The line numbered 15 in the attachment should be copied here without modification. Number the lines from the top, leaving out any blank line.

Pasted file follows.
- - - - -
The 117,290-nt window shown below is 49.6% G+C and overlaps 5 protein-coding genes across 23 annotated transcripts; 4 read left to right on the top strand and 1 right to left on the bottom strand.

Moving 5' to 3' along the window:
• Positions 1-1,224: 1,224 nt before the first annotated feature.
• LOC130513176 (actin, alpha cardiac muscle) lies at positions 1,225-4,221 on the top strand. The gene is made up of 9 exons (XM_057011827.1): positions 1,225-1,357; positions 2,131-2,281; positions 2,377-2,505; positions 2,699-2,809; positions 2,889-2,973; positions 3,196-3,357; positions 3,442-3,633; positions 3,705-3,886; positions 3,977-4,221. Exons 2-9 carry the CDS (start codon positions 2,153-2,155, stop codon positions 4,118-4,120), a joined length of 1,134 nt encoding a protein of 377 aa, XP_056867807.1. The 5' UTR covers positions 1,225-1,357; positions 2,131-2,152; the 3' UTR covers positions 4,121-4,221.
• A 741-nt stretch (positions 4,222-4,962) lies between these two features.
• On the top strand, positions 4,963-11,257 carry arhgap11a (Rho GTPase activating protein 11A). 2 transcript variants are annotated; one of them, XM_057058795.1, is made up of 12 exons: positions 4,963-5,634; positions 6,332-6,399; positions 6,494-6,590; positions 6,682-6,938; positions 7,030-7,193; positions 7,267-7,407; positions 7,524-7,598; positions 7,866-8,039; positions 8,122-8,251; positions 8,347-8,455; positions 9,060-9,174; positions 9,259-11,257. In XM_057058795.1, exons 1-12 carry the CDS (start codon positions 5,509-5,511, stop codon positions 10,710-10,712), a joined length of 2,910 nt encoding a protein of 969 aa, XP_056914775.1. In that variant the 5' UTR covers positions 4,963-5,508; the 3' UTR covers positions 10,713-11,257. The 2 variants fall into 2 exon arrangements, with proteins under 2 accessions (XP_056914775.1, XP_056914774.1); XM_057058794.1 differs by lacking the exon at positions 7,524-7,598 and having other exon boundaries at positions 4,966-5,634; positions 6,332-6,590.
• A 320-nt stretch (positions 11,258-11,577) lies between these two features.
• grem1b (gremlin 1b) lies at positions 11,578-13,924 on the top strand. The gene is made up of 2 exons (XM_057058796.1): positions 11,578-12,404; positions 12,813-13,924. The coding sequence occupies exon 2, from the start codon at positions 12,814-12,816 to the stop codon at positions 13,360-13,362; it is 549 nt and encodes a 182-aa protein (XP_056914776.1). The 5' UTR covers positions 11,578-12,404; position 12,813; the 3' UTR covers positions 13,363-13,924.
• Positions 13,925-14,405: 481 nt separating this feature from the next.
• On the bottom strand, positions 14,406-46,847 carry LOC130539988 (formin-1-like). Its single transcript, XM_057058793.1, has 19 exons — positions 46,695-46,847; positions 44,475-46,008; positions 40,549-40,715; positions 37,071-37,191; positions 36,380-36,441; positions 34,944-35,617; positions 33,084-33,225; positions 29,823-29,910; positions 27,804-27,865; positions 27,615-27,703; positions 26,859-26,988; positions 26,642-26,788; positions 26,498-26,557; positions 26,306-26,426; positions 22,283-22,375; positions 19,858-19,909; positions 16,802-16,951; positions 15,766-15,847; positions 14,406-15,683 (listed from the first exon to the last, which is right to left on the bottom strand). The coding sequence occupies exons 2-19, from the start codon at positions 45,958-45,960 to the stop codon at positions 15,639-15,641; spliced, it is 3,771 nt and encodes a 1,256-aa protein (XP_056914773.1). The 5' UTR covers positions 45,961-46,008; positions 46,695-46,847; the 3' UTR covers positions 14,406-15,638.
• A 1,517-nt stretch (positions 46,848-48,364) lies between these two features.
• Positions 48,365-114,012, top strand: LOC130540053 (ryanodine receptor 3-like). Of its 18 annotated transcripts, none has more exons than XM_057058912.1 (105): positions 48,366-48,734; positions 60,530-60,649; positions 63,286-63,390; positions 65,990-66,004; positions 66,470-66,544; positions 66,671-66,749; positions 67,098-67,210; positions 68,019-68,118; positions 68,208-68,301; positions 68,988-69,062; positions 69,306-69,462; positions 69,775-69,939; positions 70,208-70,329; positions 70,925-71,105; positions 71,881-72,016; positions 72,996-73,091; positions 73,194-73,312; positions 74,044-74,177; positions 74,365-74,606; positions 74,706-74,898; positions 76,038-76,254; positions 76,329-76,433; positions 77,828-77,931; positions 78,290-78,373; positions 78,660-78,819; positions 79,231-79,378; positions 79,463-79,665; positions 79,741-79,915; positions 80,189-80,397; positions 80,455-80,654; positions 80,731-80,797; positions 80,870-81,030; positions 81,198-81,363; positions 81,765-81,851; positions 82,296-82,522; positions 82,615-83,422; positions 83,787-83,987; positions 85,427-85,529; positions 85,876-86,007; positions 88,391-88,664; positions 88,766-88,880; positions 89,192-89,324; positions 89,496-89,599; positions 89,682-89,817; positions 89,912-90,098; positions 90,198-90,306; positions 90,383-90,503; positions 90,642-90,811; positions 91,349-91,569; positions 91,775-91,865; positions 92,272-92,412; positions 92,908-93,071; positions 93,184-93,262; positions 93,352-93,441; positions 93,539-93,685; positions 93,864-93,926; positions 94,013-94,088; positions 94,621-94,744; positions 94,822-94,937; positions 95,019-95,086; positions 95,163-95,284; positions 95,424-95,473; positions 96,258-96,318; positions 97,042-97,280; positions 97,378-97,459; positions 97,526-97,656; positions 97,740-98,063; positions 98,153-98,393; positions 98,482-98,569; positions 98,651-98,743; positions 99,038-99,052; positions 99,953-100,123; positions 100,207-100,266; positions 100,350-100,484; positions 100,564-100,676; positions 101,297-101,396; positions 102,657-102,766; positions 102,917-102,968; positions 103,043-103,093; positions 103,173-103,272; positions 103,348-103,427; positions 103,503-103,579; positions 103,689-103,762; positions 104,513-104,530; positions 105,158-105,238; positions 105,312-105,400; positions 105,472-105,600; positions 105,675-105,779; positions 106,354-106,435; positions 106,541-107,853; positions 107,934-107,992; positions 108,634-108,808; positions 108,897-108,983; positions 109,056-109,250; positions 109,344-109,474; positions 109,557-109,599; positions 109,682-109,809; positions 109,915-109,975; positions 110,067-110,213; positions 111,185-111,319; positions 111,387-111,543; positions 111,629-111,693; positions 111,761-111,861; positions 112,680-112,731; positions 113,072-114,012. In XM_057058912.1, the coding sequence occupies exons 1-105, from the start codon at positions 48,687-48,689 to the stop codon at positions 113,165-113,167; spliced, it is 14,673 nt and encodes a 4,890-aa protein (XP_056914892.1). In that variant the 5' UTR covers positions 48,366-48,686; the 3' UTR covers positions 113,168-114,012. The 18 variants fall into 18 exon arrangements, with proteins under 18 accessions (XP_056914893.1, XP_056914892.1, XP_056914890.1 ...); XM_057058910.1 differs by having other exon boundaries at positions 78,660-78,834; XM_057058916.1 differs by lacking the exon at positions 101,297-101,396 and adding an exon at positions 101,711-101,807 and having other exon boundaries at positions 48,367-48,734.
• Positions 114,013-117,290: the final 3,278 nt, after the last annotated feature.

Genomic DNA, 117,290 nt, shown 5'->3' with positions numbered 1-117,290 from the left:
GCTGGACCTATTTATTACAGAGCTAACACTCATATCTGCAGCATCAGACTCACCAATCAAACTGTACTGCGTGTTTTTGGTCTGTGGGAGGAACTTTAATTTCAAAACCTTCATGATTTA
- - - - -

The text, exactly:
GCTGGACCTATTTATTACAGAGCTAACACTCATATCTGCAGCATCAGACTCACCAATCAAACTGTACTGCGTGTTTTTGGTCTGTGGGAGGAACTTTAATTTCAAAACCTTCATGATTTA